Miners' Homework Pays Off
(Blackberry "maze" near the mine site; Ken with one of the old bottles found near the mine entrance.)
Looking to Get an Edge
You’ve heard me stress a number of times in “Bedrock Dreams” the importance of doing your “homework” when it comes to increasing your overall mining knowledge and to enable you to locate good gold ground that may be off the beaten track or forgotten with time. Two California gold miners I hold a great deal of respect for, Greg Gomes and his “pard” Ken Stewart, are prime examples of this principle in action.
Greg and Ken are no strangers to small-scale placer mining and, to a more limited extent, lode mining. They’ve been around the block, have a great deal of experience, and more importantly, are always looking to get an edge in their mining endeavors.
Lately the guys have been focusing their mining efforts in a famous area of the southern Motherlode region. Here is what Greg has to say about their initial efforts:
“I Googled This Area for Months”
“I Googled this area for months in my spare time looking for more remote, out-of-the-way areas. With a little research Ken and I found an area that was once active around the late 1800s through 1915. We determined this date from a bottle we found inside a very old hard-rock mine that still had some support timbers present. This old mine followed a gold-bearing quartz seam.”
“Getting to this place was quite a physical expedition. But what gave its location away was the presence of quartz chips in a creek about 100 yards from this spot. Like the old-time prospectors, we sampled and panned the creek until we found the end to the quartz chips. Then we started to work into the hillside tracing the chips which subsequently led us to many old tailing piles that were completely covered by berry bushes.”
"We Found Pyrite Crystals and…GOLD!"
“From there we were finally able to uncover the entrance to the mine which was nearly covered with downed trees, bushes, thorns, and good old Mother Earth. We wiggled inside the mine and took some samples of the ore spills (float). When we crushed and panned them later on we found a lot of pyrite crystals and small slivers of .......GOLD! YEE-HAW!”
“Next to the mine almost fully exposed, Ken picked out an old bottle with an iron pontiled base. I also found an old medicine bottle with the top attached buried in about 3" of dirt. Both bottles were in great condition and also provided the information that we needed to confirm that I did my initial homework the right way.”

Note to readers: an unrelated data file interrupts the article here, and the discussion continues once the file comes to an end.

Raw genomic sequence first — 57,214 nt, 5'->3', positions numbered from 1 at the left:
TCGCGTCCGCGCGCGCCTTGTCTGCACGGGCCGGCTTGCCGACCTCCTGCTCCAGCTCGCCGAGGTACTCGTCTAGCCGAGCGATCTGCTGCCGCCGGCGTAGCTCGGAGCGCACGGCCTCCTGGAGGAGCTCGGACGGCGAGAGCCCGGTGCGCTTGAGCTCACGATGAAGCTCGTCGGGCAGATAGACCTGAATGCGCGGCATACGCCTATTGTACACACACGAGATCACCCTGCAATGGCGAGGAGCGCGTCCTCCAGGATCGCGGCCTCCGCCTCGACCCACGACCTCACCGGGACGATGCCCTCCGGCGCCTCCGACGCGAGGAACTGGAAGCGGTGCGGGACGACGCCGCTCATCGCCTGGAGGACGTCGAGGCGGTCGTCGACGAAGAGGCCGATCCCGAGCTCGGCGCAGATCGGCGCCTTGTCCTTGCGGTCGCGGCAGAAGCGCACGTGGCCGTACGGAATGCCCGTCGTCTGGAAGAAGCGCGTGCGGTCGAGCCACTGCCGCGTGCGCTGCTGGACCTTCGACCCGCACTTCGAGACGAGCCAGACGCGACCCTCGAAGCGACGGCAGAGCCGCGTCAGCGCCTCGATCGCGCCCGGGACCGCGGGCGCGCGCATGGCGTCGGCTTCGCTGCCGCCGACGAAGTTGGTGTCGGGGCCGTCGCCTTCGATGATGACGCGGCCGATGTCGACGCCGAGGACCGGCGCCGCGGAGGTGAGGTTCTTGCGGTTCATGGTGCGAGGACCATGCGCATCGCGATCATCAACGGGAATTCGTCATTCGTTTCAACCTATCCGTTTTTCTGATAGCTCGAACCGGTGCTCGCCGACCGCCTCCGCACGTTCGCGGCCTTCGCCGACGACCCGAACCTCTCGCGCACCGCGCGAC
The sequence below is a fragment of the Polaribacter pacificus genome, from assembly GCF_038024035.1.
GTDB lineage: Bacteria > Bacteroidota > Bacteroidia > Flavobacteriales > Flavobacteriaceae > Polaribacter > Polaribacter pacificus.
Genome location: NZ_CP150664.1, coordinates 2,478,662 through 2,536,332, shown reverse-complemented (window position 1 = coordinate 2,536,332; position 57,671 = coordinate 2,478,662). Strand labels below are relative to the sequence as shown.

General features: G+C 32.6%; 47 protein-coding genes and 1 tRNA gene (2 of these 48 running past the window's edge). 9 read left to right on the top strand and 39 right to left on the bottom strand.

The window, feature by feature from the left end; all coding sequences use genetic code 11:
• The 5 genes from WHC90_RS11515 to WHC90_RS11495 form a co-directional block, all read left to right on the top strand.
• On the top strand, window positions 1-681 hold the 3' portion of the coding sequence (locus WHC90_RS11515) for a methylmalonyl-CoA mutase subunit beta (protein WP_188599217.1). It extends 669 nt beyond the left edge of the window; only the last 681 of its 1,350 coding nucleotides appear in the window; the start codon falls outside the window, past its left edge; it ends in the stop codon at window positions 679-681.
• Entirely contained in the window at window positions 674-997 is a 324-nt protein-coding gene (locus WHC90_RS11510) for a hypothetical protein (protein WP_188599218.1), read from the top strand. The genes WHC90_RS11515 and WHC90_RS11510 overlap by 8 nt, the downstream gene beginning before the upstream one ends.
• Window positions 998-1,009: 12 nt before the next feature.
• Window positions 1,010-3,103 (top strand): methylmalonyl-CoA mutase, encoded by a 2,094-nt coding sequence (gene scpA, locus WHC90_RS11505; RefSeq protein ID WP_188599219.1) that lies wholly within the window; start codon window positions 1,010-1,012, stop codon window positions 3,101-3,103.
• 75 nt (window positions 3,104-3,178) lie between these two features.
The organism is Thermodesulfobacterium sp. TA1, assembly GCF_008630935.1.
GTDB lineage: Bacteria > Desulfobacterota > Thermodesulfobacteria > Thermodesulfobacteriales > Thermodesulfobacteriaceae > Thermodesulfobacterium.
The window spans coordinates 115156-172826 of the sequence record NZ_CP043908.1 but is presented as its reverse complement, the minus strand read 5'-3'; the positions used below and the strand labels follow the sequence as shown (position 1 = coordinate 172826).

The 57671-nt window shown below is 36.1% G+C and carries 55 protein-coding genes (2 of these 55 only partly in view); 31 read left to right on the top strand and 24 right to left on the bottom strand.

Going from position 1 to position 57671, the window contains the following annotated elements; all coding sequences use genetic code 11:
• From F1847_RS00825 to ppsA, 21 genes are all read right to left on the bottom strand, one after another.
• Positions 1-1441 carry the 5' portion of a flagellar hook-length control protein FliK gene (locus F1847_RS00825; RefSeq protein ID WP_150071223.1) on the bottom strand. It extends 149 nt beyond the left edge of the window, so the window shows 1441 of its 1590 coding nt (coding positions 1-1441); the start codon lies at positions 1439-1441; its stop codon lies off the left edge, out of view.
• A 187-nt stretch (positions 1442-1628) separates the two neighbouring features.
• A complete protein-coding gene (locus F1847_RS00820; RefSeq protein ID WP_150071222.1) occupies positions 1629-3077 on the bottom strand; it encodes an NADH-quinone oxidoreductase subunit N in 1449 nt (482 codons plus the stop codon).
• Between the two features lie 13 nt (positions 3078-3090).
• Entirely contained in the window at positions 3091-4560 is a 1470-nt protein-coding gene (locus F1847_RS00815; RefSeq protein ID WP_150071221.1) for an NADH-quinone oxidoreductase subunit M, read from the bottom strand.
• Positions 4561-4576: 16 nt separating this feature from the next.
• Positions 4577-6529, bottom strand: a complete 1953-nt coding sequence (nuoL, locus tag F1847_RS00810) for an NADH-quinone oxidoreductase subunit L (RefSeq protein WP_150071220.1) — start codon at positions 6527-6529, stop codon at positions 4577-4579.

"This is an Exciting Find"
“Because we were so far from the creek and obstructed by the blackberry maze we did not carry out any earth from the entrance to the mine to pan out. But this was our first, exploratory expedition and come the Martin Luther King holiday weekend we will return.”
“We’ll explore the area more thoroughly and use our metal detectors to search for old encampments, garbage heaps, and bottles. We’ll collect as much information as we can before we map the mine which looks to be in good order. This, my friend, is an exciting find and I will forward you more details on our progress as we explore the past in and around this old mine site.”
I agree. This IS an exciting find and I wish Greg and Ken great success. I’ll keep all of you up to date on their adventures in future posts.
In the meantime, you may want to take a look at Greg’s gold mining website, “y’Ore Placer Mining” (http://www.yoreplacermine.com/). There’s tons of good information there on Greg and Ken’s other mining adventures and photos and videos of their mining activities and gold finds.
(Note: I don't recommend anyone ever enter old mine shafts, adits, prospect pits, etc. The danger level is always high and anything can happen. Like Greg and Ken, you can minimize the dangers by being experienced, knowing what you're doing, and always using the "buddy system." J.R.)
That’s it for now. Good luck out there.
© J.R. 2011
Questions? E-mail me at http://firstname.lastname@example.org/